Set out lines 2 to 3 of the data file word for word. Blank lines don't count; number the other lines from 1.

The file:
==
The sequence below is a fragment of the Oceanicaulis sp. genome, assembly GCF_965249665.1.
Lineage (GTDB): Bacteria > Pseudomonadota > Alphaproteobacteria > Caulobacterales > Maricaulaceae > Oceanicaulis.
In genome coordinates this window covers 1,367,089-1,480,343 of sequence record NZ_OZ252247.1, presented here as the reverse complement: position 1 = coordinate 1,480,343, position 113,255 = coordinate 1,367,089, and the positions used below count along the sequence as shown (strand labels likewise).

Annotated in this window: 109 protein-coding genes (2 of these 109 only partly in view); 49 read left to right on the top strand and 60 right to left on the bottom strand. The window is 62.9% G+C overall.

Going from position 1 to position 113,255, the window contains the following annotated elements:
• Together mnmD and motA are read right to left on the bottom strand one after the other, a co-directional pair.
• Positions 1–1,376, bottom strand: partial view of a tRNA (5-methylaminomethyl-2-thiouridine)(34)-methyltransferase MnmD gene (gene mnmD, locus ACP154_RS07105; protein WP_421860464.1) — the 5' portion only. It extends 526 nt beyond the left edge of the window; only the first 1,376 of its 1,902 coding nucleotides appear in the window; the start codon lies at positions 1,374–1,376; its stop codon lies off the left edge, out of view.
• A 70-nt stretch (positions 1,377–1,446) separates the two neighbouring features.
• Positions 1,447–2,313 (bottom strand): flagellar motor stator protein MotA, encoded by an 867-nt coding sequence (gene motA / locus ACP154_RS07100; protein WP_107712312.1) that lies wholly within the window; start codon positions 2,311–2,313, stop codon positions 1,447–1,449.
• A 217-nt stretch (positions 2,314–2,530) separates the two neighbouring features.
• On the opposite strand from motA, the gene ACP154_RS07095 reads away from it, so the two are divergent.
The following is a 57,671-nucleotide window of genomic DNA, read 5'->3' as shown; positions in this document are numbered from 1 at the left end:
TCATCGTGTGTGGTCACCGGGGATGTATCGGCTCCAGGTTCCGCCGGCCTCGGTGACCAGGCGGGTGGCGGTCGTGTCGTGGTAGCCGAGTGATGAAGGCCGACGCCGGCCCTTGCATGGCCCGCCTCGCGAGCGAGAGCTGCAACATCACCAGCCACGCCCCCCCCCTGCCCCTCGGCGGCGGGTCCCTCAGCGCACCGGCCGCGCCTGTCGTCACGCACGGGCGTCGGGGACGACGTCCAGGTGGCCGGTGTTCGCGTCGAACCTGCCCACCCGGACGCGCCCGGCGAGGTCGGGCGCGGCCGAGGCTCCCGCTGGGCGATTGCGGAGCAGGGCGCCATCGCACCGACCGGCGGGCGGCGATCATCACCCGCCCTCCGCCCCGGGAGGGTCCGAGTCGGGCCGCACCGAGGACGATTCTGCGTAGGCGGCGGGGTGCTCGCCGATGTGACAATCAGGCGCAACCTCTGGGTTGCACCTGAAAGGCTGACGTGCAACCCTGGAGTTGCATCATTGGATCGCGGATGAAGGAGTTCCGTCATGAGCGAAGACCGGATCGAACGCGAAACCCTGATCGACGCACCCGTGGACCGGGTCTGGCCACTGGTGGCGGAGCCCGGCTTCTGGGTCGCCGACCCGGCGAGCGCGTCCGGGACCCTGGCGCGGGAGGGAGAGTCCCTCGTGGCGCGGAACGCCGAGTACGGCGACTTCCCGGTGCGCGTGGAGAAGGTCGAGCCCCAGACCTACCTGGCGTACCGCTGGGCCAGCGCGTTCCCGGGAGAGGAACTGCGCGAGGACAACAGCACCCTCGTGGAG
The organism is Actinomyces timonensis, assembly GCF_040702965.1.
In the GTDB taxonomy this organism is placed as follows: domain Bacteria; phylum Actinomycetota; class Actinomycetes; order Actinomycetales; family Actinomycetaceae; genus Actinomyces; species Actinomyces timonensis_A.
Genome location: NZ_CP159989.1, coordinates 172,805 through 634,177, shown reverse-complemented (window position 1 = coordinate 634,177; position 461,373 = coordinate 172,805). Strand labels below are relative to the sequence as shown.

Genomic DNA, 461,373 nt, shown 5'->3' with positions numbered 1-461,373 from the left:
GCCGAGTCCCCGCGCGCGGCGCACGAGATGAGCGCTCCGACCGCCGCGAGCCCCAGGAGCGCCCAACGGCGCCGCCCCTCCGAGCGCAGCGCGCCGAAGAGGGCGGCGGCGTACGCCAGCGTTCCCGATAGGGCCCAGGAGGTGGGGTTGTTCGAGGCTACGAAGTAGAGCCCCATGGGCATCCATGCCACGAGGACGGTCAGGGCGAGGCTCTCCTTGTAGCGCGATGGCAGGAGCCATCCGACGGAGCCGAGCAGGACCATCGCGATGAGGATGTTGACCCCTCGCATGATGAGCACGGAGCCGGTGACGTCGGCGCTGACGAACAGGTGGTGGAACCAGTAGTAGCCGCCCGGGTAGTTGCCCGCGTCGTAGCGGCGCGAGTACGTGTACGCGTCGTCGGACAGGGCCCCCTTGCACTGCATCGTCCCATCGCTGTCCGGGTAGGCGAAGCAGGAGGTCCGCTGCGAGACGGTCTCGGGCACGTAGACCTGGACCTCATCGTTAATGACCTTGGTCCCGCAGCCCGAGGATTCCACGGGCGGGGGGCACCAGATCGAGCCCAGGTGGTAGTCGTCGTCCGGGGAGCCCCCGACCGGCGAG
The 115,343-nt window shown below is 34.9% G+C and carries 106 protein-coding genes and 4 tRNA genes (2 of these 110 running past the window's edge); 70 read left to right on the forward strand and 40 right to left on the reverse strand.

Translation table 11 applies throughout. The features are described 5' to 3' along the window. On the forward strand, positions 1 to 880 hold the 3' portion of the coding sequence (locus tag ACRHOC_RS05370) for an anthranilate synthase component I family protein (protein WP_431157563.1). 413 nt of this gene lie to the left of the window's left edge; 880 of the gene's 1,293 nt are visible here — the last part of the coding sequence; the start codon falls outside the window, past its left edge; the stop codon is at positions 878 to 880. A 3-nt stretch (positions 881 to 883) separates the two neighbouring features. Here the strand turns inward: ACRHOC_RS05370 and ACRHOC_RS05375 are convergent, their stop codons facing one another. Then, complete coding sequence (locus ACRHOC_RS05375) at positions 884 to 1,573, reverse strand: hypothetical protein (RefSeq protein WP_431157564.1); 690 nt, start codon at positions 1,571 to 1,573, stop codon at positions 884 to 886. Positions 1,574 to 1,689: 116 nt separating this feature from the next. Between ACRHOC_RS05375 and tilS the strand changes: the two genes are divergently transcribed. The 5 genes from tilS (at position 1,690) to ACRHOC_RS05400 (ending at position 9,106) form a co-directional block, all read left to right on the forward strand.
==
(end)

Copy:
Lineage (GTDB): Bacteria > Pseudomonadota > Alphaproteobacteria > Caulobacterales > Maricaulaceae > Oceanicaulis.
In genome coordinates this window covers 1,367,089-1,480,343 of sequence record NZ_OZ252247.1, presented here as the reverse complement: position 1 = coordinate 1,480,343, position 113,255 = coordinate 1,367,089, and the positions used below count along the sequence as shown (strand labels likewise).